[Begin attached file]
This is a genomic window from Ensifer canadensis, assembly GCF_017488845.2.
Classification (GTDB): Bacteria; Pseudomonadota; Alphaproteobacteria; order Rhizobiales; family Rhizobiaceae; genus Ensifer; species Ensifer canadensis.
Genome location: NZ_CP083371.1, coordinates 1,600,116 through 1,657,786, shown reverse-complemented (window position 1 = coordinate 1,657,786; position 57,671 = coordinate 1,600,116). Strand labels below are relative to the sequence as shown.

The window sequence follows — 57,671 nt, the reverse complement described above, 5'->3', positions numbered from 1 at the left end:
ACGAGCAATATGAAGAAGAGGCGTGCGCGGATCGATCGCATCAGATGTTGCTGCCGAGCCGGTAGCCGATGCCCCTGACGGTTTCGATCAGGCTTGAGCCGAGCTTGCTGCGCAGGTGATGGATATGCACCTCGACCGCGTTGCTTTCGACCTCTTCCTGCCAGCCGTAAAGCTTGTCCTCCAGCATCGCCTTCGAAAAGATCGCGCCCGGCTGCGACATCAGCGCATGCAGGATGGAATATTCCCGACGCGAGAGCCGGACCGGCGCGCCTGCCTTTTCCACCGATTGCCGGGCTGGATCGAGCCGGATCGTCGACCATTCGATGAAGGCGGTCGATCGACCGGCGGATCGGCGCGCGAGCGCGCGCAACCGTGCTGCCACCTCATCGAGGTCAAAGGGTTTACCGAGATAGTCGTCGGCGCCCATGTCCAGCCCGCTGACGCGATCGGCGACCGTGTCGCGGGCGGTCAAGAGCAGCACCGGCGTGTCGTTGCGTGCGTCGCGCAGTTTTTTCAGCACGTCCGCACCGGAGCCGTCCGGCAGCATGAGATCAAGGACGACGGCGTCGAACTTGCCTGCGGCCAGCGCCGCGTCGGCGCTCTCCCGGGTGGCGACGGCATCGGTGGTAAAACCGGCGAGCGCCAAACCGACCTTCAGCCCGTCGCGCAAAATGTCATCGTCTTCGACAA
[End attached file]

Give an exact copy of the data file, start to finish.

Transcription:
This is a genomic window from Ensifer canadensis, assembly GCF_017488845.2.
Classification (GTDB): Bacteria; Pseudomonadota; Alphaproteobacteria; order Rhizobiales; family Rhizobiaceae; genus Ensifer; species Ensifer canadensis.
Genome location: NZ_CP083371.1, coordinates 1,600,116 through 1,657,786, shown reverse-complemented (window position 1 = coordinate 1,657,786; position 57,671 = coordinate 1,600,116). Strand labels below are relative to the sequence as shown.

The window sequence follows — 57,671 nt, the reverse complement described above, 5'->3', positions numbered from 1 at the left end:
ACGAGCAATATGAAGAAGAGGCGTGCGCGGATCGATCGCATCAGATGTTGCTGCCGAGCCGGTAGCCGATGCCCCTGACGGTTTCGATCAGGCTTGAGCCGAGCTTGCTGCGCAGGTGATGGATATGCACCTCGACCGCGTTGCTTTCGACCTCTTCCTGCCAGCCGTAAAGCTTGTCCTCCAGCATCGCCTTCGAAAAGATCGCGCCCGGCTGCGACATCAGCGCATGCAGGATGGAATATTCCCGACGCGAGAGCCGGACCGGCGCGCCTGCCTTTTCCACCGATTGCCGGGCTGGATCGAGCCGGATCGTCGACCATTCGATGAAGGCGGTCGATCGACCGGCGGATCGGCGCGCGAGCGCGCGCAACCGTGCTGCCACCTCATCGAGGTCAAAGGGTTTACCGAGATAGTCGTCGGCGCCCATGTCCAGCCCGCTGACGCGATCGGCGACCGTGTCGCGGGCGGTCAAGAGCAGCACCGGCGTGTCGTTGCGTGCGTCGCGCAGTTTTTTCAGCACGTCCGCACCGGAGCCGTCCGGCAGCATGAGATCAAGGACGACGGCGTCGAACTTGCCTGCGGCCAGCGCCGCGTCGGCGCTCTCCCGGGTGGCGACGGCATCGGTGGTAAAACCGGCGAGCGCCAAACCGACCTTCAGCCCGTCGCGCAAAATGTCATCGTCTTCGACAA